Nice work Emily & Company! I like how you provided more choice, more control to your students — while keeping them engaged! 

A snapshot of a Bitmoji Classroom created by Emily Clay

 

A snapshot of a Bitmoji Classroom created by Emily Clay

From DSC:
I also like the idea of presenting this type of slide (immediately below, and students’ names have been blurred for privacy’s sake) prior to entering a videoconferencing session where you are going to break out the students into groups. Perhaps that didn’t happen in Emily’s class…I’m not sure, but in other settings, it would make sense to share one’s screen right before sending the students to those breakout rooms and show them that type of slide (to let them know who will be in their particular breakout group).

The students in the different breakout sessions could then collaboratively work on Google Docs, Sheets, or Slides and you could watch their progress in real-time!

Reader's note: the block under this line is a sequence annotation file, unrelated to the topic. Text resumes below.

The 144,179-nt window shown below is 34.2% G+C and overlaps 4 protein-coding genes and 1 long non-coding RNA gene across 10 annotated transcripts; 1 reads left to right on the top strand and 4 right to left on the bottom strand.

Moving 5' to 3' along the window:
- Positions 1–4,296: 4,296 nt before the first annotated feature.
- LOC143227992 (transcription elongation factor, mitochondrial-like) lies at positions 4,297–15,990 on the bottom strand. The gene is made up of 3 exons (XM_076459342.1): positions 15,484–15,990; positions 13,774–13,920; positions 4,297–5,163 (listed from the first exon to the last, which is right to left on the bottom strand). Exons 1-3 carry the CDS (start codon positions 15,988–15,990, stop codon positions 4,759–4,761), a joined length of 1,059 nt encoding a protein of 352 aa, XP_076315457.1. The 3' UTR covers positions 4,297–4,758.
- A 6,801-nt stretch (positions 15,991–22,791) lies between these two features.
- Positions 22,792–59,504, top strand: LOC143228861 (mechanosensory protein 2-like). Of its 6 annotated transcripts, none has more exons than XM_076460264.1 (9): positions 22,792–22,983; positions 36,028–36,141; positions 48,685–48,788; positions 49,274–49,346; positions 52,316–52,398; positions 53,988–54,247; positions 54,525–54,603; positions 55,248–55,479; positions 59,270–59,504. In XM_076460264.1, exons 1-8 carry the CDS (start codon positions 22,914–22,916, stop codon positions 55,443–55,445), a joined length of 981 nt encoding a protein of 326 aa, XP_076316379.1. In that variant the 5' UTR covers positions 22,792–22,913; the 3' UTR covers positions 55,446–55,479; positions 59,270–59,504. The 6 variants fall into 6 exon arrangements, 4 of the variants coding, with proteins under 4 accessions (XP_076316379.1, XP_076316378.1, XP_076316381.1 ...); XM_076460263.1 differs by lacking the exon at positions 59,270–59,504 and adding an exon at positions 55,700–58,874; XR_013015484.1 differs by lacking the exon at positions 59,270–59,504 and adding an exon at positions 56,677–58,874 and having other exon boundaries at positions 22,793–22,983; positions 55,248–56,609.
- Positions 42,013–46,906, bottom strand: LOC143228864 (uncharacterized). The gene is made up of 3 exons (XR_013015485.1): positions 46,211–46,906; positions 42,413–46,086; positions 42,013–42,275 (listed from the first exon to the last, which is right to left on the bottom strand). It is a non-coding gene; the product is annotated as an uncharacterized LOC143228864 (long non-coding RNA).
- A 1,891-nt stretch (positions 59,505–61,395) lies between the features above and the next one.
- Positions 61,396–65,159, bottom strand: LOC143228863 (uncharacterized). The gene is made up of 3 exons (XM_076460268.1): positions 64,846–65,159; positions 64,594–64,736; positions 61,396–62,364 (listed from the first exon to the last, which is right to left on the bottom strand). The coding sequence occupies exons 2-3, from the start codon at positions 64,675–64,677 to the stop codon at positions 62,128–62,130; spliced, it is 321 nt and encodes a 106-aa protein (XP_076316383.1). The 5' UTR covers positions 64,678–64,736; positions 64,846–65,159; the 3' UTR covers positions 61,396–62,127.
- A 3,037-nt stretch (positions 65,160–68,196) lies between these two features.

A snapshot of a Bitmoji Classroom created by Emily Clay

 

A snapshot of a Bitmoji Classroom created by Emily Clay

 

A snapshot of a Bitmoji Classroom created by Emily Clay

 

A snapshot of a Bitmoji Classroom created by Emily Clay

 

A snapshot of a Bitmoji Classroom created by Emily Clay

Also see:

 

From DSC:
Our oldest daughter told me about this great/cool WIN-WIN situation here! I thought it was so cool, that I wanted to pass it along. What a great way to help communities, students, folks who want to read/write/produce art and more!


 

Semicolon Bookstore & Gallery: Chicago's only black woman-owned bookstore and gallery space